Biomimetics photonic nanostructures

Nanoparticles, Nanostructures and Biomimetics

Nanotechnology Summer School flyer


This one-day course is part of the Nanotechnology Summer School 2014 on nanotechnologies in biology. It can be taken individually or as part of the one-week Summer School.

The programme for the Nanoparticles, Nanostructures and Biomimetics course provides an introduction to nanoparticles and their applications, as well as biomimetics. It includes the following topics:

  • Natural and incidental nanoparticles
  • Engineered nanoparticles and their syntheses
  • Applications of nanoparticles
  • Biologically inspired nanostructures - introduction to biomimetics
  • Biomimetics of photonic nanostructures
  • Hydrophobic coatings and their applications
  • Spider silk and novel bio-inspired synthetic polymers.

Dr Christiane Norenberg

Role: Director

Christiane is the Nanotechnology HEIF Manager at the University of Oxford's Begbroke Science Park. She received her DPhil in Materials Science from the University of Oxford in 1998 and continued with postdoctoral research. In 2001, Christiane was awarded the Royal Society Dorothy Hodgkin Fellowship for her work on the growth and characterisation of nanostructures on semiconductor surfaces. After a period as a lecturer at the Multidisciplinary Nanotechnology Centre at Swansea University, Christiane returned to Oxford in 2007 to take up her present post.

Her interests and expertise are in the areas of surface science, growth and characterisation of nanostructures on surfaces, and nanotechnology in general. Christiane also teaches nanoscience and materials science at undergraduate and postgraduate level.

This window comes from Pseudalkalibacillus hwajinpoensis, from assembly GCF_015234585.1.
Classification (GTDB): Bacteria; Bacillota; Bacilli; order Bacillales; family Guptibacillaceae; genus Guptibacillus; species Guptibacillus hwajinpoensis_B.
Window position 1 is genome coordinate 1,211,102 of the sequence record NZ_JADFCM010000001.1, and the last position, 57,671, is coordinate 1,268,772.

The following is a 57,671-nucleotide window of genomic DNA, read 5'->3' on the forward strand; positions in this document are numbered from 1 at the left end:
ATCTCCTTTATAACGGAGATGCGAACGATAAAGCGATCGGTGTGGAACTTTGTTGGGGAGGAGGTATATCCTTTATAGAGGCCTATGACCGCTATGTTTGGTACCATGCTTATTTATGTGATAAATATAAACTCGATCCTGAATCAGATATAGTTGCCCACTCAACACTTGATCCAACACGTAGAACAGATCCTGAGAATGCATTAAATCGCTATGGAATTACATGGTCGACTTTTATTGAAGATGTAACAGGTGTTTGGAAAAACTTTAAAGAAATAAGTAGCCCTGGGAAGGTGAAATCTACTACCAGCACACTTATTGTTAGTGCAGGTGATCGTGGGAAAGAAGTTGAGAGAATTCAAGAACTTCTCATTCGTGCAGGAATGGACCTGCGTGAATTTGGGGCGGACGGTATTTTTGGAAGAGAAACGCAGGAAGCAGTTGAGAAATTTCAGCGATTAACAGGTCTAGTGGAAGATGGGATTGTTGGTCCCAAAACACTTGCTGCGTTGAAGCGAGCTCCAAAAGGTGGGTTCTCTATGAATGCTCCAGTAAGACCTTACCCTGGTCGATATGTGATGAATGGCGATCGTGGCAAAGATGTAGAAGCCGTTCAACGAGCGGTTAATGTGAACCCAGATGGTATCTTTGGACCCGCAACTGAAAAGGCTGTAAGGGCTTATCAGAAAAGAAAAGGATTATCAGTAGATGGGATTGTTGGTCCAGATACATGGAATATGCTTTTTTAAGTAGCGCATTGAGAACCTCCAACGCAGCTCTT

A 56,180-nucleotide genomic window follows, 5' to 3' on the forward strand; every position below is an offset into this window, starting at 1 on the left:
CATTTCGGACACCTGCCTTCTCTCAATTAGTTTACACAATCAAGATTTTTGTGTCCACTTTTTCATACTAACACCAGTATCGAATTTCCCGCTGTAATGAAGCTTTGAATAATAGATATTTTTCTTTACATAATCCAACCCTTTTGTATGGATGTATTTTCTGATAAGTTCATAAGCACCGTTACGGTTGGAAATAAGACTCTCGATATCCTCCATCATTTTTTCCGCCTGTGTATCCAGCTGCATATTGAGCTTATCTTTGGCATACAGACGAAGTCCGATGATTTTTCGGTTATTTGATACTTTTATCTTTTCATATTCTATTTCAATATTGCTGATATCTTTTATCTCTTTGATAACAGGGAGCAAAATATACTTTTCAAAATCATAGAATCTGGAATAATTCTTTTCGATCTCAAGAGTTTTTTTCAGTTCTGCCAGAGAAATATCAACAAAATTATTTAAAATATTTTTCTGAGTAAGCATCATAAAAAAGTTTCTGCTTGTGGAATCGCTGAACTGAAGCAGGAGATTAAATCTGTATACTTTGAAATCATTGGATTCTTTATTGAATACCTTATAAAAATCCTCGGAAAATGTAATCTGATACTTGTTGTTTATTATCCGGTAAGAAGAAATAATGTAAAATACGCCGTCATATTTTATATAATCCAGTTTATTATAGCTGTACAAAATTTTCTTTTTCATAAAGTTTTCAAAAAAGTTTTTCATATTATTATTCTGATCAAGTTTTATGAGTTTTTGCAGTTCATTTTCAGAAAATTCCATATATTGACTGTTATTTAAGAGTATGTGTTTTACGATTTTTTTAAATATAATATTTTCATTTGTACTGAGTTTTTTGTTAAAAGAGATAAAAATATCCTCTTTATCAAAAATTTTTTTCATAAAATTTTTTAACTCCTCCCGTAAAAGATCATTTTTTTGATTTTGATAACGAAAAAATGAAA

Professor Peter J Dobson OBE

Role: Presenter

Professor Dobson was the Academic Director at Begbroke Science Park. After a career as a lecturer in Physics at Imperial College and Senior
Nano-engineering of Colloidal Particles, Synthetic Biomimetic Blood Cells, Synthetic Opals, Photonic Crystals and the Physics of Self-assembling Nanostructures
Book (UMI / ProQuest Company)

Paper battery?

by edsdesk

Mon Dec 7, 4:28 pm ET
WASHINGTON (Reuters) – Ordinary paper could one day be used as a lightweight battery to power the devices that are now enabling the printed word to be eclipsed by e-mail, e-books and online news.
Scientists at Stanford University in California reported on Monday they have successfully turned paper coated with ink made of silver and carbon nanomaterials into a "paper battery" that holds promise for new types of lightweight, high-performance energy storage.
The same feature that helps ink adhere to paper allows it to hold onto the single-walled carbon nanotubes and silver nanowire films

Some ... some not.

by setArcos

Biotechnology, bioinformatics
Emerging technology
Genetic engineering
Synthetic biology, synthetic genomics
Artificial photosynthesis
Anti-aging drugs: resveratrol, SRT1720
Vitrification or cryoprotectant
Hibernation or suspended animation
Stem cell treatments
Personalized medicine
Body implants, prosthesis
In vitro meat
Regenerative medicine
[edit] Energy systems
Emerging technology
Concentrated solar power includes thermal

Graphene: fundamentals and emergent applications  — Chemistry World
In this context, the text offers an extremely timely and valuable perspective on the first of these materials to attain such enormous attention and is an excellent reference by which to direct analogous research towards other two-dimensional nanomaterials.

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